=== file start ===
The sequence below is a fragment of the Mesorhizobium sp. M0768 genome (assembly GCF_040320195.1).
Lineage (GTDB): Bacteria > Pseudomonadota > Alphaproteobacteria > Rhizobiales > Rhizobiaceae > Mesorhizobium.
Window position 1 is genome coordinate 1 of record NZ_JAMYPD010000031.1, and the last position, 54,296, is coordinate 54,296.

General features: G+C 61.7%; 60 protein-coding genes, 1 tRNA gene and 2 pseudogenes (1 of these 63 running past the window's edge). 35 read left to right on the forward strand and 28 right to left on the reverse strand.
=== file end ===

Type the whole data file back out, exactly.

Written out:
The sequence below is a fragment of the Mesorhizobium sp. M0768 genome (assembly GCF_040320195.1).
Lineage (GTDB): Bacteria > Pseudomonadota > Alphaproteobacteria > Rhizobiales > Rhizobiaceae > Mesorhizobium.
Window position 1 is genome coordinate 1 of record NZ_JAMYPD010000031.1, and the last position, 54,296, is coordinate 54,296.

General features: G+C 61.7%; 60 protein-coding genes, 1 tRNA gene and 2 pseudogenes (1 of these 63 running past the window's edge). 35 read left to right on the forward strand and 28 right to left on the reverse strand.